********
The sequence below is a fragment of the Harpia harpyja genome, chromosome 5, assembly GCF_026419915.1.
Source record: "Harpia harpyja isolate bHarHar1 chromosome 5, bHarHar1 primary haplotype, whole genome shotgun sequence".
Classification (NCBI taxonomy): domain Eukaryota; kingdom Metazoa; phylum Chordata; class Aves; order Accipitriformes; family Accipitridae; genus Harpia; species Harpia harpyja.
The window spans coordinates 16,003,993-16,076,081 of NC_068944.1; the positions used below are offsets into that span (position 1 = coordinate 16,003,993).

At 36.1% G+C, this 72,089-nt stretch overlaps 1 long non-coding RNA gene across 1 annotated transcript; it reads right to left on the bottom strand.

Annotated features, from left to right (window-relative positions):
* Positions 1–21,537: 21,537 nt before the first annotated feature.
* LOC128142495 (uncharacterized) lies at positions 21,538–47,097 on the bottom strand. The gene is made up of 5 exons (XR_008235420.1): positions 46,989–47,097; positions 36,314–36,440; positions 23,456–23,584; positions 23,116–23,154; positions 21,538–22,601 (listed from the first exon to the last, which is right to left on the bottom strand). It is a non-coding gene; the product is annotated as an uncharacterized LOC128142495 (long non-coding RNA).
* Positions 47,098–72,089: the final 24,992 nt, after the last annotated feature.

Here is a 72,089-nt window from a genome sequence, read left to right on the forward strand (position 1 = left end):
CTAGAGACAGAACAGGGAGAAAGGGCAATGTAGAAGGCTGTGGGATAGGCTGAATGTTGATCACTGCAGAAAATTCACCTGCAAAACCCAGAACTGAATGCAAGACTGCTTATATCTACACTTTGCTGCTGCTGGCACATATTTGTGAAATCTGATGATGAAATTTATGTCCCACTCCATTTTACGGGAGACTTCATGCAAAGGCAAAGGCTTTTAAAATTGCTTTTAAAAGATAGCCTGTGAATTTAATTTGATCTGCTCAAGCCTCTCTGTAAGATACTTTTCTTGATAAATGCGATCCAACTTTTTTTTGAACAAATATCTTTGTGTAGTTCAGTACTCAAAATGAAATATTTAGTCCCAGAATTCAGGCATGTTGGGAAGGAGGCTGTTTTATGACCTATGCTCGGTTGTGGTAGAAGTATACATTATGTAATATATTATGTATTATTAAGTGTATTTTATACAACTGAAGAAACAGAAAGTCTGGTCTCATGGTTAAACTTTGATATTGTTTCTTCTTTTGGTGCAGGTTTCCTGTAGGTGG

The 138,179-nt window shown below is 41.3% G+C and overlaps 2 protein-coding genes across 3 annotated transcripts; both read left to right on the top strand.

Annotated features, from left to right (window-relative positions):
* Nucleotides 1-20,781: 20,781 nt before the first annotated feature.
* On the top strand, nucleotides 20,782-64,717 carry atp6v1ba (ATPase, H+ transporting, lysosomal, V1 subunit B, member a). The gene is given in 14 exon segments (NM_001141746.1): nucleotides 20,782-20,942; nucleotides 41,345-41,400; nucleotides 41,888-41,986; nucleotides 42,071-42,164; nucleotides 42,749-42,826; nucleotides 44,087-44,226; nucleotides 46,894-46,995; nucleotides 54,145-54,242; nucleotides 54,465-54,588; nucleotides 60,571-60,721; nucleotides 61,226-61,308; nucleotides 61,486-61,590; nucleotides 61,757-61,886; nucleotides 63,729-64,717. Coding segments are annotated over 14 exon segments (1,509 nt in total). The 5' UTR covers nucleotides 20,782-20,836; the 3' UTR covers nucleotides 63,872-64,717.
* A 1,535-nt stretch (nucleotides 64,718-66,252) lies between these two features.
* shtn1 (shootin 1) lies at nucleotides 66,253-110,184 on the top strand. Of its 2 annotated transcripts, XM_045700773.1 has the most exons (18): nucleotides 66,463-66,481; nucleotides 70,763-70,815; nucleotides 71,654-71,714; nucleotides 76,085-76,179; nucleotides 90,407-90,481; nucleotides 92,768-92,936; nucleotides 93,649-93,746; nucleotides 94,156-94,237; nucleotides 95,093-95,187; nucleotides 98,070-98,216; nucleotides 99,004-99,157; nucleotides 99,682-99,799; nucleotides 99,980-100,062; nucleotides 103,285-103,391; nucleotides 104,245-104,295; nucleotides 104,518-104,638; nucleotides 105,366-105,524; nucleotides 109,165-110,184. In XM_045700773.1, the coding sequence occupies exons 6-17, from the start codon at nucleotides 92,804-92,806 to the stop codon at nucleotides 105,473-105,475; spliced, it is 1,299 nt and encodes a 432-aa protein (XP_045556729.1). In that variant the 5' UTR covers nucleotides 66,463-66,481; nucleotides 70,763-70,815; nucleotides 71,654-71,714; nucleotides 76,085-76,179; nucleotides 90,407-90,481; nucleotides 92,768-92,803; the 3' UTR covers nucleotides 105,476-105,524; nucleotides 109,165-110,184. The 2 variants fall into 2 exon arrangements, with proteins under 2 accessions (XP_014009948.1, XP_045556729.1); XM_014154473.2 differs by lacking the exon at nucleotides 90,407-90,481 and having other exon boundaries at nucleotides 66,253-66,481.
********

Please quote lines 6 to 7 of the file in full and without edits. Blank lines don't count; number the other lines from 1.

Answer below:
Annotated features, from left to right (window-relative positions):
* Positions 1–21,537: 21,537 nt before the first annotated feature.